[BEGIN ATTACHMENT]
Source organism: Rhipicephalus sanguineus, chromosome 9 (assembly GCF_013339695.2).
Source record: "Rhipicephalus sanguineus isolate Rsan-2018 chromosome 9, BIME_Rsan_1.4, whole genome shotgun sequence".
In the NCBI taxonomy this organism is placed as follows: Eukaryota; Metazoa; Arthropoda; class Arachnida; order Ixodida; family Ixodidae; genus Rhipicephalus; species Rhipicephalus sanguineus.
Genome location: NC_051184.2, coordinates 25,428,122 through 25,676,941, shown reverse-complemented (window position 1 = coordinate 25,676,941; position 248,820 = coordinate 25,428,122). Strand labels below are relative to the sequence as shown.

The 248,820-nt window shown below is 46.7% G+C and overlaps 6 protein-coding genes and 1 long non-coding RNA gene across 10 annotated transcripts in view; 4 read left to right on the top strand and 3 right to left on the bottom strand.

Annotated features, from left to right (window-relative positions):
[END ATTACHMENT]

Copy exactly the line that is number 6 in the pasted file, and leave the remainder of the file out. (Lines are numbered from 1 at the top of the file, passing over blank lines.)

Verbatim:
Annotated features, from left to right (window-relative positions):